While the invention has been described in detail with reference to preferred embodiments thereof, it will be apparent to one skilled in the art that various changes can be made, and equivalents employed, without departing from the scope of the invention.

Claims (15)

What is claimed is:
1. A method for treating a breathing disorder in a patient breathing, intrinsically comprising:
providing a device comprising a control unit, a sensor and a signal generator, wherein said control unit receives information from said sensor and is programmed to cause said signal generator to generate an electrically stimulating signal to diaphragm and/or phrenic nerve tissue;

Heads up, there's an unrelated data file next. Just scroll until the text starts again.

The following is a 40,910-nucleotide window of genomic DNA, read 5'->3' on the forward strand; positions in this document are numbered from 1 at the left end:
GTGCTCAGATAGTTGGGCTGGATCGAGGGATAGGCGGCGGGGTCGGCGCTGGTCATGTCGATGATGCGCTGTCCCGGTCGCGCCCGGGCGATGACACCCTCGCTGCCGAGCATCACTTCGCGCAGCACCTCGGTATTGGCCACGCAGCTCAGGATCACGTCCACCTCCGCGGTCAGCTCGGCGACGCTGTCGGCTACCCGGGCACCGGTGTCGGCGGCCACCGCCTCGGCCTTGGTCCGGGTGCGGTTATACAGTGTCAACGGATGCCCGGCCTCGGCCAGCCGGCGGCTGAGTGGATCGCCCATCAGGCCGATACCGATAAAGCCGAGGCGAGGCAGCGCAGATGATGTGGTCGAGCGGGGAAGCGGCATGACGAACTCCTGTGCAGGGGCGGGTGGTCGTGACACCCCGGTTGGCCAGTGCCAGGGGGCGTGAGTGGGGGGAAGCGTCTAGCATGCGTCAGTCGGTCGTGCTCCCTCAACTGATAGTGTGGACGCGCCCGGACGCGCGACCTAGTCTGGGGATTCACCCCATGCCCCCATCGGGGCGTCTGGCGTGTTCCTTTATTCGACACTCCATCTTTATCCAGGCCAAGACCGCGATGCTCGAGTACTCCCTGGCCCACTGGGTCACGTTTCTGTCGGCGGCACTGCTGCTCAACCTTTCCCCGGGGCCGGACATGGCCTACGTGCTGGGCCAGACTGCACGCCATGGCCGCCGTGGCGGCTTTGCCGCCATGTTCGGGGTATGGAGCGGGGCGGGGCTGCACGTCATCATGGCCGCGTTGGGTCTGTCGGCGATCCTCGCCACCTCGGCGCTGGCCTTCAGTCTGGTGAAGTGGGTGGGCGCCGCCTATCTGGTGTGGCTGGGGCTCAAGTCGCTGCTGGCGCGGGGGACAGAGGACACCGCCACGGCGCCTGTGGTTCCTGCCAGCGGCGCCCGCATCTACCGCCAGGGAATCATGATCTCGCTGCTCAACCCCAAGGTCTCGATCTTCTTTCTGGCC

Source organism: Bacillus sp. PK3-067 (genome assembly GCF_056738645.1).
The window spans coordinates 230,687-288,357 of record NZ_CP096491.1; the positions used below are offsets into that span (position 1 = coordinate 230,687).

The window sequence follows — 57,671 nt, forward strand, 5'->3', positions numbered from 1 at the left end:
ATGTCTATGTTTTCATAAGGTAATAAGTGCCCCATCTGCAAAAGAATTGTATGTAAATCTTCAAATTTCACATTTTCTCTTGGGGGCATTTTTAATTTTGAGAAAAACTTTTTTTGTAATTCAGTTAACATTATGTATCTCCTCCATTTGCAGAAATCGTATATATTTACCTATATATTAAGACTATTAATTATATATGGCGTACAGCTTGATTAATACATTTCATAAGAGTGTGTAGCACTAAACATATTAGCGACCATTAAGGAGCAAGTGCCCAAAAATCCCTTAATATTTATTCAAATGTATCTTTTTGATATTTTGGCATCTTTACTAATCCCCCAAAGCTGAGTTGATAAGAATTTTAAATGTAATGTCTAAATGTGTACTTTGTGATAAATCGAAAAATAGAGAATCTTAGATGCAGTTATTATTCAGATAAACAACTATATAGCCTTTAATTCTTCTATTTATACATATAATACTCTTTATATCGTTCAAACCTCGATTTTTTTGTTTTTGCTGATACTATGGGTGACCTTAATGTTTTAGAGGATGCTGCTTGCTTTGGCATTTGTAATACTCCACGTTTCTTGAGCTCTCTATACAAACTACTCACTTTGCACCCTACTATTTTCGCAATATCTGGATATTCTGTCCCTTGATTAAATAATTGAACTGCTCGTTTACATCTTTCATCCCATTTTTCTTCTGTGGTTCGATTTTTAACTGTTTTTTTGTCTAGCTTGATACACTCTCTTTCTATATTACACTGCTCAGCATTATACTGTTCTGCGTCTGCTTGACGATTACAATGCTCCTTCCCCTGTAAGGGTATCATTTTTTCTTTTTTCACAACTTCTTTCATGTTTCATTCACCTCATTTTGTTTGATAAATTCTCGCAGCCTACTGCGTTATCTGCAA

identifying the phases within an intrinsic breathing cycle of a patient, said phases comprising the inspiration, exhalation, and rest periods of the intrinsic breathing cycle of the patient utilizing said sensor;
delivering the electrically stimulating signal during the rest period of the intrinsic respiratory cycle of said patient; and,
electrically stimulating the diaphragm or phrenic nerve tissue of the patient by delivering a burst or series of pulses as the electrically stimulating signal at a time of the rest period prior to the expected onset of the next breath when breathing is present, providing therapeutic stimulation such that diaphragm movement of the patient is controlled to thereby inhibit central respiratory drive to prevent the onset or to reduce frequency of a breathing disorder.